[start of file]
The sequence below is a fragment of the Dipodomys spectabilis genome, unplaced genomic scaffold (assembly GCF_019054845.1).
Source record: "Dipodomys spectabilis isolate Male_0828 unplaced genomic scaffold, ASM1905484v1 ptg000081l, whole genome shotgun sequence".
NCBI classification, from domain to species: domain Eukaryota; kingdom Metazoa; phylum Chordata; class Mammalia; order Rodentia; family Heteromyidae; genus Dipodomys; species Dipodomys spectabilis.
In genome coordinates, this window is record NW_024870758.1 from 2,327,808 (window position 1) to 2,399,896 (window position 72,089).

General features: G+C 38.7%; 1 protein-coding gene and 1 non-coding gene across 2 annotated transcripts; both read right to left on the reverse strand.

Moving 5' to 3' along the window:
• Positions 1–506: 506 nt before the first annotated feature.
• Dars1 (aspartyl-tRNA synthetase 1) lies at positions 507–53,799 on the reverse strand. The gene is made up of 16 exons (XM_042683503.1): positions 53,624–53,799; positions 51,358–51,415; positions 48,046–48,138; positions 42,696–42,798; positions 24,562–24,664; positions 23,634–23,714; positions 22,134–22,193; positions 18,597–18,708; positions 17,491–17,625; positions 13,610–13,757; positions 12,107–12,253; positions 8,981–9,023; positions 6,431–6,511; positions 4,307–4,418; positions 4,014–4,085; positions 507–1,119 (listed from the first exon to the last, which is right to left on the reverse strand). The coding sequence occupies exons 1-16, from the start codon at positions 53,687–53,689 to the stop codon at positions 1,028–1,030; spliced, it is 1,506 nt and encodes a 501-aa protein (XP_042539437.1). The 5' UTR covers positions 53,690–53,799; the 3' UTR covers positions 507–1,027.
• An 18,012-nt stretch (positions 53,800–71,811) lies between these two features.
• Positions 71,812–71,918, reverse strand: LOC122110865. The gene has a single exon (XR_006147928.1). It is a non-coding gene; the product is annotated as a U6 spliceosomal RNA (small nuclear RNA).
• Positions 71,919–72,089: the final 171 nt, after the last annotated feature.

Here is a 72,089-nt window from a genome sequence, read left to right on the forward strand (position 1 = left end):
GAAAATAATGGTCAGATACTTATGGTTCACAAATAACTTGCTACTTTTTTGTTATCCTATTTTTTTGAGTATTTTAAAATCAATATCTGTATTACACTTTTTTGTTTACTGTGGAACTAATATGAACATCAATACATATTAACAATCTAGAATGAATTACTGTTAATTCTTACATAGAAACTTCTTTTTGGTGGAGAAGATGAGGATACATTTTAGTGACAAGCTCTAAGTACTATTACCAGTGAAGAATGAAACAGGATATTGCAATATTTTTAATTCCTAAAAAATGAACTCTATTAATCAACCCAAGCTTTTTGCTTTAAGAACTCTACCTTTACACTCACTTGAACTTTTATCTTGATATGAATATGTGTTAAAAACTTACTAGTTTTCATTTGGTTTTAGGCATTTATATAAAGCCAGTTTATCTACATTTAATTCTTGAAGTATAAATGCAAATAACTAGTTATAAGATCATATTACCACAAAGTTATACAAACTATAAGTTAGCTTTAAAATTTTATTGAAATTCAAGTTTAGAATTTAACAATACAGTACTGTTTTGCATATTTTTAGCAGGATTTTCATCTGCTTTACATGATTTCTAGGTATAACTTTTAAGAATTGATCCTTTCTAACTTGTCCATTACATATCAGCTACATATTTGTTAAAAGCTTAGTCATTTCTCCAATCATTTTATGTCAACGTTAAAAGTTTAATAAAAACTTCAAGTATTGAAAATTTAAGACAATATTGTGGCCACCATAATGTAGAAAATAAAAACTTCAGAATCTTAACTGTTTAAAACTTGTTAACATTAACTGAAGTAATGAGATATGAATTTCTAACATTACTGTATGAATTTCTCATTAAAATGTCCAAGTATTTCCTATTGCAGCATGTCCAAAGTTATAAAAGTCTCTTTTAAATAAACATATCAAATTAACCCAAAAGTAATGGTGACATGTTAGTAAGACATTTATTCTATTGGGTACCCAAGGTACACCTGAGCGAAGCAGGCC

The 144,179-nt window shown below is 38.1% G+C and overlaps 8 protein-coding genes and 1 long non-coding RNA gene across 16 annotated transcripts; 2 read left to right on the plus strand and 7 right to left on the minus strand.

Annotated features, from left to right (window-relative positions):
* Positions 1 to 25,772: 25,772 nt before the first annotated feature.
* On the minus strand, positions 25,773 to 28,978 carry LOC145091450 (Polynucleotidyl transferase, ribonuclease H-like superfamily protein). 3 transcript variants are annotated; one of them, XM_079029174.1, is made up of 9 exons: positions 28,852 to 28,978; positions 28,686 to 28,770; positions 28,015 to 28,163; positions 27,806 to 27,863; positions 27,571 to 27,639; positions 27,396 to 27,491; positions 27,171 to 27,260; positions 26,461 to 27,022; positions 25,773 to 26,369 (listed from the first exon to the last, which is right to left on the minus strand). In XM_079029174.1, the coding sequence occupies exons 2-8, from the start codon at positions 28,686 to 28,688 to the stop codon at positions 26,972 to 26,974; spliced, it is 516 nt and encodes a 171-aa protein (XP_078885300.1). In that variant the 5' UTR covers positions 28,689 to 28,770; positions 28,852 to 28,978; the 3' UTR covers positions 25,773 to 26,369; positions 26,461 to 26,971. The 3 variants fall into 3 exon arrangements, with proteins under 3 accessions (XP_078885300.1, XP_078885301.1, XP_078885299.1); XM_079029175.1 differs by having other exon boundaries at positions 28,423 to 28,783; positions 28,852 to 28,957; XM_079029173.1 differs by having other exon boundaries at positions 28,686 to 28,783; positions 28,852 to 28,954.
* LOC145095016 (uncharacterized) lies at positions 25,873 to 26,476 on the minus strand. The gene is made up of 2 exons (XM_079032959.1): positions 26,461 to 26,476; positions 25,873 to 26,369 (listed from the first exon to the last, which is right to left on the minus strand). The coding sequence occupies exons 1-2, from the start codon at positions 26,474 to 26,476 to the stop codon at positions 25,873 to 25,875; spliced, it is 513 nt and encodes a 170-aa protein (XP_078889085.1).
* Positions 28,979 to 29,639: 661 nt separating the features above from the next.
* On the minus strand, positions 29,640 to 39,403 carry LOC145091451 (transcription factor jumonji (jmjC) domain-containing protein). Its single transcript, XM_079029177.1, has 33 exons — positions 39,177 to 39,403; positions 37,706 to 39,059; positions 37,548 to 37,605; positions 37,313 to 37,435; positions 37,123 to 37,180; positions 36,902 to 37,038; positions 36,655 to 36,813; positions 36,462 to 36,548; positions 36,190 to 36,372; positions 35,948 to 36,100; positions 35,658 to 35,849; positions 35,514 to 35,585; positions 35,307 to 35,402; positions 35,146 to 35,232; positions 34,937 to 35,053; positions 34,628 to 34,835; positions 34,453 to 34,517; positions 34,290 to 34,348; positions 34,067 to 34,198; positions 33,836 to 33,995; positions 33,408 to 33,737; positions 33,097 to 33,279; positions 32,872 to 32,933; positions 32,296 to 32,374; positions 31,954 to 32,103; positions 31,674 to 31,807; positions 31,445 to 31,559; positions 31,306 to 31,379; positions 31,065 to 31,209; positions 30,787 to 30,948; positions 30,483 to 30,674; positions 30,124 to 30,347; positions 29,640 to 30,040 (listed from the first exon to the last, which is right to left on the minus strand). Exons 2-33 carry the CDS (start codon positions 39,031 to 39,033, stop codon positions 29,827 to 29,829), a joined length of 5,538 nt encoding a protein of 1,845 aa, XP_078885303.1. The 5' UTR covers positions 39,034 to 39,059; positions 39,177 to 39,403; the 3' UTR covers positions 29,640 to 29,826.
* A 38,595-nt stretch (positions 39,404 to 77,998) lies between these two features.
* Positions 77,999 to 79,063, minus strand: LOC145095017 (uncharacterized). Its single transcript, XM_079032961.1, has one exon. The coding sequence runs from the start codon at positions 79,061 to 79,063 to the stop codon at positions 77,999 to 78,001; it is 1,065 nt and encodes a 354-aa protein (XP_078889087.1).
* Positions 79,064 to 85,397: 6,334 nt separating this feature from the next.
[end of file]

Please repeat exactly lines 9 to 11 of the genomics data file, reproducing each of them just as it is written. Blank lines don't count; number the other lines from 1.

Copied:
• An 18,012-nt stretch (positions 53,800–71,811) lies between these two features.
• Positions 71,812–71,918, reverse strand: LOC122110865. The gene has a single exon (XR_006147928.1). It is a non-coding gene; the product is annotated as a U6 spliceosomal RNA (small nuclear RNA).
• Positions 71,919–72,089: the final 171 nt, after the last annotated feature.